Laurenz et al., 2019     Results show that February precipitation in Central and Western Europe yields the strongest solar response with coefficients reaching up to +0.61. Rainfall in June–July is equally co-driven by solar activity changes, whereby the solar-influenced zone of rainfall shifts from the British Isles towards Eastern Europe during the course of summer. … The literature review demonstrates that most multidecadal studies from Central Europe encountered a negative correlation between solar activity and rainfall, probably because short time lags of a few years are negligible on timescales beyond the 11 year solar Schwabe cycle. Flood frequency typically increases during times of low solar activity associated with NAO- conditions and -more frequent blocking.
Miyake et al., 2019     New quasi-annual beryllium-10 measurements were made with the Dome Fuji ice core from Antarctica over the period in which the 994 cosmic ray event would be expected. We observed an approximately 50% increase in beryllium-10 concentrations, which is consistent with the beryllium-10 increases observed in the Greenland ice cores. This lends support to a solar origin of the 994 event.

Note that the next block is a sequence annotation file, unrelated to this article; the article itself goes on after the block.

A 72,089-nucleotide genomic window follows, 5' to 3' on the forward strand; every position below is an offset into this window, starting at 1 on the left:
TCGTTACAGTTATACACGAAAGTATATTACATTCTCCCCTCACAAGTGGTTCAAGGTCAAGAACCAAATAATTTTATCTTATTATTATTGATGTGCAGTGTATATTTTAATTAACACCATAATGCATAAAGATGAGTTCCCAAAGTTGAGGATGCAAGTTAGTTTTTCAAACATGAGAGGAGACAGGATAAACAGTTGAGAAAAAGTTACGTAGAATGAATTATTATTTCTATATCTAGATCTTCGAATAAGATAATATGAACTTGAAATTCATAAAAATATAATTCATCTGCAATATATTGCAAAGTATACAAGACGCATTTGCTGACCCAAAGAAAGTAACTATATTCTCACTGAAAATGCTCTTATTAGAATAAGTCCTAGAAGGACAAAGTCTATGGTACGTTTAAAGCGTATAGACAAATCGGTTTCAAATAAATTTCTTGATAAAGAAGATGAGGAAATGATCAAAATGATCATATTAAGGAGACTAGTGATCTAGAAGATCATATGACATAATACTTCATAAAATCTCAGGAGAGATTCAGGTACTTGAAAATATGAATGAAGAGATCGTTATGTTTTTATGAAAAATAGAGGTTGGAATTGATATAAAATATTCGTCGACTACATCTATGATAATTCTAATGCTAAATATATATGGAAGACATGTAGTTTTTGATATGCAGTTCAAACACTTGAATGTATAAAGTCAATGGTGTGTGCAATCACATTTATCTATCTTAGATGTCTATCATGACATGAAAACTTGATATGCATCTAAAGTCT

Kushnir and Stein, 2019     Medieval Climate in the Eastern Mediterranean: Instability and Evidence of Solar Forcing … The Nile summer flood levels were particularly low during the 10th and 11th centuries, as is also recorded in a large number of historical chronicles that described a large cluster of droughts that led to dire human strife associated with famine, pestilence and conflict. During that time droughts and cold spells also affected the northeastern Middle East, in Persia and Mesopotamia. Seeking an explanation for the pronounced aridity and human consequences across the entire EM, we note that the 10th–11th century events coincide with the medieval Oort Grand Solar Minimum, which came at the height of an interval of relatively high solar irradiance. Bringing together other tropical and Northern Hemisphere paleoclimatic evidence, we argue for the role of long-term variations in solar irradiance in shaping the early MCA in the EM and highlight their relevance to the present and near-term future.